The sub-district is conterminate with the parish.
Mottingham, a hamlet in Eltham parish, Kent; 3-1/4 miles South of Woolwich. It has a wall letter-box under Eltham, London SE. Acres, 638. Real property, £1,194. Pop., 142. Houses, 24.
Source: John Marius Wilson, comp. The Imperial Gazatteer of England and Wales. (London, England: A. Fullerton & Co., 1870).
-- various. 'Archaeologia Cantiana'. Publisher: Kent, England: Kent Archaeological Society, various dates. [Note: The following volumes can be found on archive.org: 1, 2, 3, 4, 5, 6, 7, 8, 9, 10 (1876), 11, 12, 13 (1880), 14, 15, 16, 17, 18, 19, 20, 21, 22, 23, 24, 25, 26, 27, 32, 34, 35, vol. 1907 supplement.]
Great Britain, Public Record Office. 'Calendar of the patent rolls preserved in the Public Record Office--Edward II, Vol. 1. 1307-1313'Each volume has own index. Publisher: Genealogical Society of Utah d.b.a Historical Books on FamilySearch; http://www.familysearch.org.
Great Britain, Public Record Office. 'Inquisitions and assessments relating to feudal aids : with other analogous documents preserved in the Public Record Office, A. D. 1284-1431', Vol. 3. Publisher: Genealogical Society of Utah d.b.a Historical Books on FamilySearch; http://www.familysearch.org.
Great Britain, Exchequer. 'The book of fees commonly called testa de nevill, pt. 3'. The Book of fees contains information about the holdings of feudal tenants. Publisher: Genealogical Society of Utah d.b.a Historical Books on FamilySearch; http://www.familysearch.org.
Hall, Hubert, 1857-1944. 'The Red book of the Exchequer - Liber rubeus de Scaccario, Vol. 3'. The Red book of the Exchequer was a register intended to preserve important documents comprising charters, statutes of the realm, public acts (Placita), private deeds and ordinances, correspondence. Publisher: Genealogical Society of Utah d.b.a Historical Books on FamilySearch; http://www.familysearch.org.
Glencross, Reginald Morshead. 'Administrations in the Prerogative Court of Canterbury, Vol. 1. 1559-1571'. Publisher: Genealogical Society of Utah d.b.a Historical Books on FamilySearch; http://www.familysearch.org.
Hasted, Edward. 'The History and Topographical Survey of the County of Kent; Containing the antient and present state of it, civil and ecclesiastical; collected from public records, and other authorities: illustrated with maps, views, antiquities, etc. The second edition, improved, corrected, and continued to the present time'. 12 volumes. Publisher: Canterbury: Printed by W. Bristow, 1797-1801. URL: British History Online
Hussey, Arthur. 'Notes on the churches in the counties of Kent, Sussex, and Surrey, mentioned in Domesday book, and those of more recent date'. Publisher: London J.R. Smith,(1852).
Letters, Dr. Samantha. 'Kent', Gazetteer of Markets and Fairs in England and Wales to 1516 (2005). URL: British History Online.
Page, William, 1861-1934, ed.. 'The Victoria history of the county of Kent'. Publisher: London: Constable (1908). URL: British History Online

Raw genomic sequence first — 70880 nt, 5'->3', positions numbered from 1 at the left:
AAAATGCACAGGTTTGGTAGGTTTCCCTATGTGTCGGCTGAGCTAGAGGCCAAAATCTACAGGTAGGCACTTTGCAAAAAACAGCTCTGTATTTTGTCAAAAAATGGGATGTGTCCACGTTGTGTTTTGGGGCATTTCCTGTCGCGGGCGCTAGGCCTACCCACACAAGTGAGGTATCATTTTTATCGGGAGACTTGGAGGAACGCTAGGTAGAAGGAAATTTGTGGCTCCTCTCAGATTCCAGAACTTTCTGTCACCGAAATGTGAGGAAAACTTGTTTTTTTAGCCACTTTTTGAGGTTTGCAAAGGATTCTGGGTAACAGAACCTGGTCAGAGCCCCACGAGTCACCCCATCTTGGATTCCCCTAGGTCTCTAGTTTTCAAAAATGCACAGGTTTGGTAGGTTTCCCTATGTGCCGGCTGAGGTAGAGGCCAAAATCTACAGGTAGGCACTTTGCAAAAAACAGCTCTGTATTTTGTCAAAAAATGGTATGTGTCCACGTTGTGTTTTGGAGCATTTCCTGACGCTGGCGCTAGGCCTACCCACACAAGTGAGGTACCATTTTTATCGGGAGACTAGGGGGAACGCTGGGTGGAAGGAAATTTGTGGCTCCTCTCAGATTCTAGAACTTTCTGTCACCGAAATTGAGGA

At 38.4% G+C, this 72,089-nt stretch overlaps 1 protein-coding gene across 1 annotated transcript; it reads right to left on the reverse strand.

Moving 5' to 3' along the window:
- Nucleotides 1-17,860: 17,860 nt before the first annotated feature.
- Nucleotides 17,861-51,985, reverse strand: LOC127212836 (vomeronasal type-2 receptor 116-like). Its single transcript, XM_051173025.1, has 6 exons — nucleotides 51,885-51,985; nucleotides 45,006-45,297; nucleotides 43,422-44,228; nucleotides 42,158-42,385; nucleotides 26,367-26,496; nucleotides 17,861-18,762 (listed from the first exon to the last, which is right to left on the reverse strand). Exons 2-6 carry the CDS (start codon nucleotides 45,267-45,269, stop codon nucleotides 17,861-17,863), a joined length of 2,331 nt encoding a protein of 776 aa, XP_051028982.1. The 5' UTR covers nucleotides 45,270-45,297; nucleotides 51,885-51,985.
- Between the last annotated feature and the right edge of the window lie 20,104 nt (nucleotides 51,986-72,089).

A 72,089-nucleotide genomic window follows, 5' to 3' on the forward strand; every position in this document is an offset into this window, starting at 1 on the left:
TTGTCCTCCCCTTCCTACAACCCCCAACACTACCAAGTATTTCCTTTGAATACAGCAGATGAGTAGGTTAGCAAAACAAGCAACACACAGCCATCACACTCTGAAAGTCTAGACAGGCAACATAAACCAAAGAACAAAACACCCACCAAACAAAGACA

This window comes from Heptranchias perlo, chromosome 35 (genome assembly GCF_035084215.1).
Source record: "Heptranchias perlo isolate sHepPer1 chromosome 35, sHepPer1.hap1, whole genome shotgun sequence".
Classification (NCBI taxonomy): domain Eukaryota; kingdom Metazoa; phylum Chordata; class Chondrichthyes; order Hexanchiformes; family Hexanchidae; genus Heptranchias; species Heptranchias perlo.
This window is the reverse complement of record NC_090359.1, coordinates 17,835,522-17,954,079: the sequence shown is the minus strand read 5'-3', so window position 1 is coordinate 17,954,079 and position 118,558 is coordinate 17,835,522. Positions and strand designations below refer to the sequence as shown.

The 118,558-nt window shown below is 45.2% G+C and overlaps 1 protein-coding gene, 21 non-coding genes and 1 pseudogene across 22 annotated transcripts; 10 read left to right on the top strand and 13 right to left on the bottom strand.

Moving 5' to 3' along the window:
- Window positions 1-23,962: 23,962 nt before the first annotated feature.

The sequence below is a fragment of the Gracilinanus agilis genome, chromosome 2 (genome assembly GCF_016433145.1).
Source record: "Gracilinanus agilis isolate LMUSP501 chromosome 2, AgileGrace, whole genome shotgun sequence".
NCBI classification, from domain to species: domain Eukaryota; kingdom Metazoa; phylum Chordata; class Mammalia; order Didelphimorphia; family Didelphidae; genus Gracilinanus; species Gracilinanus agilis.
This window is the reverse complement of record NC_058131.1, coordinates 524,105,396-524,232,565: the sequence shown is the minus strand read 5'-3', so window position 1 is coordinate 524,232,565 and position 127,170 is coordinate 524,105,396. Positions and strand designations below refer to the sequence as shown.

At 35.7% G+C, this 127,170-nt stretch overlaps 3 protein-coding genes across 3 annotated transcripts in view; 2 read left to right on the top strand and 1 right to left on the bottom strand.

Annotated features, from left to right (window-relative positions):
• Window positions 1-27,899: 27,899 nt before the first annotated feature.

Sharp, J. E. E. S., ed.. 'Inquisitions Post Mortem, Edward I, File 39', Calendar of Inquisitions Post Mortem, Volume 2: Edward I. Published:(1906), pp. 315-323. URL: British History Online.
Sharp, J. E. E. S., ed.. 'Inquisitions Post Mortem, Henry III, File 45', Calendar of Inquisitions Post Mortem, Volume 1: Henry III. Published:(1904), pp. 296-302. URL: British History Online.
Location of Records
The following list of records is not intended to be exhaustive. There are many records that are awaiting discovery in archive offices throughout Kent and England. This list is intended only to set out those records that are available via at least two relatively easy-to-access avenues. If you have used or discover a record that would be of benefit to other researchers, that is not on this list, please send me an email with the details of the archive - name, address and archival call number.
Church Records, Church of England
Church Records, Non-Conformist
Parish chest records
Workhouse and Poor Law Records
Assizes and Sessions Records
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|Hearth tax||Currently under revision|
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|Churchwarden's Presentments||Currently under revision|
|Parish rate books||Currently under revision|
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1801 - 1,627
1811 - 1,813
1821 - 1,883
1831 - 2,005
1841 - 2,186
1851 - 2,437
1861 - 2,867
1871 - 4,064
1881 - 5,048
1891 - 5,682
1901 - 7,218
1911 - 13,450
1921 - 28,308
1801 - 75
1811 - 69
1821 - 94
1831 - 124
1841 - 124
1851 - 131
1861 - 142
1871 - 475
1881 - 770
1891 - 1037
1901 - 1332
1911 - 1534
1921 - 1804
The civil parish of the same name at the 1921 census was coextensive with such parish (or place).
London 7.1 mi.
Canterbury 45.9 mi.
Ashford 41.1 mi.
Chatham 21.8 mi.
Cranbrook 32.1 mi.
Dartford 6.2 mi.
Deptford 4.2 mi.
Dover 58.9 mi.
Faversham 37.5 mi.
Folkestone 54.4 mi.
Gravesend 14.3 mi.
Greenwich 2.6 mi.
Hythe 52.2 mi.
Maidstone 24.2 mi.
Margate 57.8 mi.
Milton Regis 30.4 mi.
Queenborough 30.5 mi.
Ramsgate 59.9 mi.
Rochester 19.0 mi.
Sandwich 57.4 mi.
Sheerness 30.4 mi.
Tenterden 38.3 mi.
Tonbridge 20.3 mi.
Woolwich 3.2 mi.